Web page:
For this position, were have decided to split the vote into two parts. The first category is for the emblematic central defenders to have played for the ASM before 1990. You can vote in this category now, until March 30. The second category will be for the best central defenders to have represented the club since 1990.
Check out the profiles of our five nominees and vote for your favourite.
4- The central defenders
Mustapha Zitouni; the Algerian Pearl
Born in Algiers on October 19 1928, Mustapha Zitouni began his professional career at Stade Français in the early 1950s before joining AS Cannes in 1953, and then AS Monaco FC the following year. For the next four seasons he was a pillar of an Asémiste side on the rise. He was also called up four times to the France national team, but his football adventure took another direction in 1958 when he decided to join the FLN national team, the Algerian independence movement. While this commitment, which lasted four years, put paid to his France career and cost him a place in the 1958 World Cup, Mustapha Zitouni became a hero for Algerian football, before retiring from the game in 1967 after playing nearly 100 times for Les Fennecs. Mustapha Zitouni passed away on January 5 2014 in Nice after a long illness.
Raymond Kaelbel, the Boss
A native of the Haut-Rhin region of France, Raymond Kaelbel was one of France's best central defenders for nearly two decades! He began his career with RC Strasbourg in 1950 and retired in 1969 (!), and also played for AS Monaco FC, Le Havre AC and the Stade de Reims and also earned 35 caps for France. He took part in two World Cup with Les Bleus, including the third-placed finish in 1958. His five Monégasques seasons were a huge success. In all, Raymond Kaelbel played 186 matches for ASM, scoring 27 goals - an excellent return for a defender. History will also remember that he was the first captain of the club to lift a major trophy, the 1960 Coupe de France, presented by SAS Prince Rainier III after the final against St-Étienne. He was also captain the next season as AS Monaco FC won their first championship, before leaving the club.
Marcel Artelesa, the Labourer
His nicknamed arrived very early on, because before being convinced to become a professional footballer with AS Troyes, Marcel Artelesa was destined to become a bricklayer. That was in 1957, at just 19 years of age, and four years later he joined AS Monaco FC, the defending French champions in France 1961. In the 1962/63 season, he was one of the integral players of the ASM side that won the League and Cup double. While the club ended the next season trophy-less, France Football magazine voted him French player of the year for 1964. His performances saw him called up the France national team with whom he earned 21 caps, whom he captained on four occasions, and with whom he participated in the 1966 World Cup, having just signed for OM after five seasons on Le Rocher.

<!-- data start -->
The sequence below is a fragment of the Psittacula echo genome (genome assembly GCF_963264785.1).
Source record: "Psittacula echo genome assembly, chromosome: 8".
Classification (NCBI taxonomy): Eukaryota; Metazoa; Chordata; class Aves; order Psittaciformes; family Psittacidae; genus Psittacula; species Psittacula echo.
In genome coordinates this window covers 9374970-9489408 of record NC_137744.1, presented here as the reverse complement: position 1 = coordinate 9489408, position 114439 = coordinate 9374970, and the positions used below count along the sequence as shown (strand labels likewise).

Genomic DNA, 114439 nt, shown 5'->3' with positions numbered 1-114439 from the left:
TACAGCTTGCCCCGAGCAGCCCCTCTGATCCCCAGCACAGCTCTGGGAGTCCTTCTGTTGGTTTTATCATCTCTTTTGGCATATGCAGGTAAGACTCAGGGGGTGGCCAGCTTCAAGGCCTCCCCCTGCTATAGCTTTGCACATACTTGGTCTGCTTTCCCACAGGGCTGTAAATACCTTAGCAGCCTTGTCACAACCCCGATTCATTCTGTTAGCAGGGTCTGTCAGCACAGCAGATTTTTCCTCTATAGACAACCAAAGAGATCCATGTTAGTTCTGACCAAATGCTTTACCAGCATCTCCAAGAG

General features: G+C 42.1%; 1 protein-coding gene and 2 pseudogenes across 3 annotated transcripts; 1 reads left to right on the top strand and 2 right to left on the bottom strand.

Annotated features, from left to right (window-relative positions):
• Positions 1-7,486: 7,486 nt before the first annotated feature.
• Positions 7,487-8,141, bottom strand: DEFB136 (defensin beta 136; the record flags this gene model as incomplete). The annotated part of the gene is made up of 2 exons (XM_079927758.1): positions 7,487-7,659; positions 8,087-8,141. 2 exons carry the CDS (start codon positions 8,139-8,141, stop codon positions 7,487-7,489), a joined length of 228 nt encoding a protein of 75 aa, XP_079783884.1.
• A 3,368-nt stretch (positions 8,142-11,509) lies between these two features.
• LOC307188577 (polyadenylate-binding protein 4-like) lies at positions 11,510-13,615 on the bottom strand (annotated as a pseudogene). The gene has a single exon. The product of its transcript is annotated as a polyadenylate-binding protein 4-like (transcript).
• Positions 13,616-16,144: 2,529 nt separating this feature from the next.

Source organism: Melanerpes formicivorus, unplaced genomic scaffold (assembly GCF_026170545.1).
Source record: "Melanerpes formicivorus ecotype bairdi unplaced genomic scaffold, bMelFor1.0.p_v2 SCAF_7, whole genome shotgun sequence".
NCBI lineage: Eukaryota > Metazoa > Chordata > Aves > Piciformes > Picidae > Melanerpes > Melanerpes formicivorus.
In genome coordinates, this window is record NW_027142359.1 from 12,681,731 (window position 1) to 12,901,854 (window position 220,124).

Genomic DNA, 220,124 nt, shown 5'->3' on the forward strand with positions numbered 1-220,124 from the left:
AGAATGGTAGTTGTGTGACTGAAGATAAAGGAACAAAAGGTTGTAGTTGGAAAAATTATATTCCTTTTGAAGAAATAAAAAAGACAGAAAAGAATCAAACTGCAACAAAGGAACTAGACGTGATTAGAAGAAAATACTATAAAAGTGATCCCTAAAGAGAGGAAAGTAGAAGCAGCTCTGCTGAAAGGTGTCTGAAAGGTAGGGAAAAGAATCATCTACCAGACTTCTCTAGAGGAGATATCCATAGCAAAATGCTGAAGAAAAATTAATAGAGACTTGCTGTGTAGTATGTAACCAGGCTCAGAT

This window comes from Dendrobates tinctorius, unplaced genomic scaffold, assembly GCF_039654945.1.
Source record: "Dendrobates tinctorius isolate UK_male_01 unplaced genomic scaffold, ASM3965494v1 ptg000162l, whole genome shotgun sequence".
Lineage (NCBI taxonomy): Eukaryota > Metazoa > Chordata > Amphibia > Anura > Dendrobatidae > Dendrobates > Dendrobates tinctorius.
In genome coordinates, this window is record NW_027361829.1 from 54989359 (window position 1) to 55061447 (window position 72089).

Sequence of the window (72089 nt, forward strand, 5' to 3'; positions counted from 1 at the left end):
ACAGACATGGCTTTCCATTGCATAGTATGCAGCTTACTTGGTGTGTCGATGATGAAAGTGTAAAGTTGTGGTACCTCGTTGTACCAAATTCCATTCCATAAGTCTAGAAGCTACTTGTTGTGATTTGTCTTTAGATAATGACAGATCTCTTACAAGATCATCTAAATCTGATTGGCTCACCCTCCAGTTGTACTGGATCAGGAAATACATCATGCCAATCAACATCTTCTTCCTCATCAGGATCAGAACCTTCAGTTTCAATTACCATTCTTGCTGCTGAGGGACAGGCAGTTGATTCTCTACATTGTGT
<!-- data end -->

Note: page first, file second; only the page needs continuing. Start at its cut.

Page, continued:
Armand Forcherio, Made in Monaco
Born in Monaco in 1941, this central defender spent his entire career with ASM, playing 300 matches in Rouge et Blanc from 1961 to 1972. At 22 years of age, he was a part of the historic double winning team of 1962-63. On a collective level, the results dropped, even if they were the first Monégasque side to play in the last-16 of the Champions League against Glasgow Rangers. Armand Forcherio remains to this day the most emblematic Monégasque of AS Monaco FC's professional history. In 1976, he briefly coached the first team, before becoming a few later, and up until 2008, director of the club's recruitment.
Patrick Battiston, The Excellent
His name will be forever linked to that cruel World Cup semi-final loss to West Germany in 1982 when he was assaulted by the German goalkeeper, Harald Schumacher, but Patrick Battiston's immense career was a whole lot more. Five-time French champion with Saint-Etienne (1981), Bordeaux (1984, 1985 and 1987) and AS Monaco FC (1988), he also played in three World Cups (1978, 1982 and 1986), including two semi-finals, and also won Euro 1984 in France. He earned 56 caps for Les Bleus. He only spent two seasons with AS Monaco FC, from 1987 to 1989, but won the league in his first season under Arsène Wenger. A complete defender, he also knew how to pass and even score (45 club goals and 3 with Les Bleus), he played 734 matches in his career, including 558 in Ligue 1. Patrick Battiston was, quite simply, the best defender of his generation. He began his career in 1973 with Metz, and retired in 1991 at Bordeaux, where he remains a member of the coaching staff.